For this theoretical framework, where all automata can be conceived as embedded configurations in some cellular space, von Neumann formulated the following hierarchical sequences of questions:  (1) Computability. When are automata logically universal? Can an individual automaton be logically universal?
 (2) Constructibility. Can an automaton be constructed by another automaton? What kind of automata can be constructed? Does there exist an automaton that has universal constructing hability?
 (3) Selfreproduction. Does there exist a selfreproducing automaton in some cellular space? Do selfreproducing automata exist which can do other things besides being selfreproducing?
 Von Neumann also posed a fourth question, concerning the evolvability of automata.
 Von Neumann was able to structurally realize this system in a
twodimensional cellular automaton array with with 29 states per cell,
with a simple neighbourhood function where the next state of a cell
depends on 5 cells: on itself and four neighbours (up, down, right, and
left). With this he gave a positive answer to (1)(3).
 (Laing, 1977) He
has constructed selfinspecting Turing machines, that resemble
molecules operating on each other and on themselves (a design related,
at a distance, to Markov normal systems, and W. Stahl's molecular 'list
processors').
 Leff, H.S. & Rex A.F. (ed.);
Maxwell's demon: Entropy, information, computing.
Hilger, 1990. Purcell and Pound discovered (1951) the existence of negative temperature.
 Classical demons and orthogonality in Hilbert space.
 Reality is not subdivided.
The informationbearing degrees of freedom of a computer interact with the thermal reservoir represented by the remaining degrees of freedom. This interaction plays two roles. First of all, it acts as a sink for the energy dissipation involved in the computation. This energy dissipation han an unavoidable minimum arising from the fact that the computer performs irreversible operations. Secondly, the interaction acts as a source of noise causing errors. In particular thermal fluctuations give a supposedly switched element a small probability of remaining in its initial state, even after the switching force has been applied for a long time. It is shown, in terms of two simple models, that this source of error is dominated by one of two other error sources:(1) Incomplete switching due to inadequate time allowed for switching, and (2) decay of stored information due to thermal fluctuations.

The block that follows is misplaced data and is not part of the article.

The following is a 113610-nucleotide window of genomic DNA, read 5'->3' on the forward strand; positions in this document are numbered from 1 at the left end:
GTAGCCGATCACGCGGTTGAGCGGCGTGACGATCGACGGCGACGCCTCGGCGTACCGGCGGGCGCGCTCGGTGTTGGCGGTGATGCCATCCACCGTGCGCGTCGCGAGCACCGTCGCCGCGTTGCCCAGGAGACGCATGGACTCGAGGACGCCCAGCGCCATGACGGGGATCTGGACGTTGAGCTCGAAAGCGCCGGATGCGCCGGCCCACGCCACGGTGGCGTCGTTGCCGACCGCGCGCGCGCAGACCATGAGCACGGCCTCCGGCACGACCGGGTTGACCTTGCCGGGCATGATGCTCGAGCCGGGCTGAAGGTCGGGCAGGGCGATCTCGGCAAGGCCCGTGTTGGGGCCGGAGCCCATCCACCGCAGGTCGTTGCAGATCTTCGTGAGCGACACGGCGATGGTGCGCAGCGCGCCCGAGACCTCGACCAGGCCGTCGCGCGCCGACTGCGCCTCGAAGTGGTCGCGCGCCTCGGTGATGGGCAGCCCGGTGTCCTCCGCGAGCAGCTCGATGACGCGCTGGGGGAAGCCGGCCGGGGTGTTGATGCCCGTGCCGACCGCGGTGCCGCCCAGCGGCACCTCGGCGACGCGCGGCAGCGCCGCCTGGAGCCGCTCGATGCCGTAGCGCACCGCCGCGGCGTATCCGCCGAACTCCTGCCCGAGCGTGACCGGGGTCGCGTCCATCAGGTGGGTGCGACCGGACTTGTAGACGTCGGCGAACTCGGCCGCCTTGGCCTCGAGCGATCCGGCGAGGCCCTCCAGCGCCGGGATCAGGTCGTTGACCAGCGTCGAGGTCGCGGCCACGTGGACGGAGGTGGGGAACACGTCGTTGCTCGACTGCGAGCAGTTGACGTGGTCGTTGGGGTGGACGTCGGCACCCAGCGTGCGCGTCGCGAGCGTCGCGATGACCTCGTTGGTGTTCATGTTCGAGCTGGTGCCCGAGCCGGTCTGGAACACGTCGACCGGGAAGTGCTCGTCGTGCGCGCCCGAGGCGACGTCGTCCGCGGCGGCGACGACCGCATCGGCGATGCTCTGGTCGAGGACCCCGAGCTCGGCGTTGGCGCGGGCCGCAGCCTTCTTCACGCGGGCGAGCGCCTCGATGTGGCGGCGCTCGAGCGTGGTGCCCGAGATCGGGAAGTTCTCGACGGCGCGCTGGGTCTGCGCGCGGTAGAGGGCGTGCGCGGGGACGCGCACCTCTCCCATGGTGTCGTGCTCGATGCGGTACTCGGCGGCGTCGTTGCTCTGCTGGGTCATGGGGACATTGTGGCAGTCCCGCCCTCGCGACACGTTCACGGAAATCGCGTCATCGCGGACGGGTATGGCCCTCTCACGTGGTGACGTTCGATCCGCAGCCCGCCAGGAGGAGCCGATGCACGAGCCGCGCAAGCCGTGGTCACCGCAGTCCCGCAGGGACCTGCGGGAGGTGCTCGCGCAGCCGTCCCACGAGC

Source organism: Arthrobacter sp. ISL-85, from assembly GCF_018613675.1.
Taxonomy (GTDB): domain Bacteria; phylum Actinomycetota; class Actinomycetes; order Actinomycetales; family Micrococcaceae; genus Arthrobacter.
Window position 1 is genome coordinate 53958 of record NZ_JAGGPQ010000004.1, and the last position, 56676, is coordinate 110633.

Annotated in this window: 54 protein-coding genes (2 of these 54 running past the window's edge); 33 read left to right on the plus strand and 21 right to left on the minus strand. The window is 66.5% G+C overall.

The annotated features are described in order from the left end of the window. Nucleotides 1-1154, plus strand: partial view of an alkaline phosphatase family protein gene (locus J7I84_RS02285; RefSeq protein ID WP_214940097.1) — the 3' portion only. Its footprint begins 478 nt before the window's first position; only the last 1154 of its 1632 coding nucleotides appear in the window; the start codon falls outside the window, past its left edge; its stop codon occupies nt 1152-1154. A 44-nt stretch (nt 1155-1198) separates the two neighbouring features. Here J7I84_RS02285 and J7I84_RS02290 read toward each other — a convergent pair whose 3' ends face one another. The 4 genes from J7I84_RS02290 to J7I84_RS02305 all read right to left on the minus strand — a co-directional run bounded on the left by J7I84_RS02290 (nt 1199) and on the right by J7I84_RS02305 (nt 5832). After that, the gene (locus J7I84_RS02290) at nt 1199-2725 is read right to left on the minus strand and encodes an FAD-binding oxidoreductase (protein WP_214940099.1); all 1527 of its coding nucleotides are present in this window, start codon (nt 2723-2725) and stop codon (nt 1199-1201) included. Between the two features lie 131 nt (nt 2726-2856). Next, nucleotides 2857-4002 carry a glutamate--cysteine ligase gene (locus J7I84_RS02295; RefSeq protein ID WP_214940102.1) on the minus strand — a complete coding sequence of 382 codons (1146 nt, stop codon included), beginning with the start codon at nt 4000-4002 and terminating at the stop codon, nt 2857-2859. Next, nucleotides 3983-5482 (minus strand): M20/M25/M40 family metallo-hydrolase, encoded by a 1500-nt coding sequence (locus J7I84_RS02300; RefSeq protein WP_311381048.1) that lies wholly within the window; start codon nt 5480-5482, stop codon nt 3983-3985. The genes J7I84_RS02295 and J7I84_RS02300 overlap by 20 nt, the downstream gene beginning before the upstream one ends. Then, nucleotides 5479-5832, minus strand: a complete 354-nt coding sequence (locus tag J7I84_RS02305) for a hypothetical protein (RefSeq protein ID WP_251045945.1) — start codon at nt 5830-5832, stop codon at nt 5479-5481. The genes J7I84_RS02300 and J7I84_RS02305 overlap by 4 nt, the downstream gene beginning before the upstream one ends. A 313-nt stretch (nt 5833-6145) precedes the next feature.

R. Landauer; Irreversibility and heat generation in the computing process.IBM J. Res. Dev.5, 183191 (1961).
The biosynthesis of messenger RNA is discussed as a physical example of reversible computation [as a temporary memory device]. For a typical irreversible computer, which throws away about one bit for operation and kT ln 2 the aproximate lower bond on the energy dissipation of such machines; for a logically reversible computer, is kT ln 1, by construction. In biological systems, apparently, the speed and flexibility of irreversible erasure its extra cost in free energy (kT ln 4 per nucleotide, in this case).
C.H: Bennett; Logical reversibility of computation.IBM J. Res. Dev.17, 525532 (1973).
[...] This completes our description of how three indefinite capacity counters may be employed to represent the actions of a Turing tape: one counter for each right and left tape segment, and one counter for manipulating the contents of the first two.
[In order to represent two distinct numbers as a single number we employ Gödelization.] We have thus managed to carry out the desired tape transformations employing only two counters and (save for matters of bookkeeping detail of the sort as indicated earlier) the Minsky result can be obtained.
R. Laing; Maxwell's demon and computation.Phil. Sci.41, 171178 (1974).
The enzymatic apparatus of DNA replication, transcription , and translation appear to be nature's closest approach to a Brownian computer (i.e., a model allowing thermal noise to influence the trajectory so strongly that it becomes a random walk through the entire accessible, low potentialenergy, portion of the computer's configuration space), dissipating 20100 kT per step.
Because the intrinsic error rate is determined by the difference in barriers opposing corrects and incorrect transitions, it is a function of the particular chemical hardware, and does not represent a fundamental thermodynamic limit. In practice it can be made arbitrarily small by increasing the size and complexity of the recognition sites (to increase the potential energy difference DE between correct and incorrect reaction paths), by lowering the temperature (to increase the Boltzmann ratio e^{DE/kT} of correct to error transitions without changing DE) and by making the apparatus larger and more massive (to reduce tunneling).
The excess [fourfold higher concentration] phosphate keeps the enzyme [polynucleotide phosphorilase] from running backwards and synthesizing random RNA, but it also means that the cycle of specific synthesis followed by nonspecific degradation must waste about kT ln 4 per nucleotide even in the limit of zero speed. For an organism that has already spent around 20kT per nucleotide to produce RNA with near maximal speed and accuracy, the extra 1.4kT is obviously a small price to pay for being able to dispose of the RNA in a summary manner, without taking it back to its birthplace.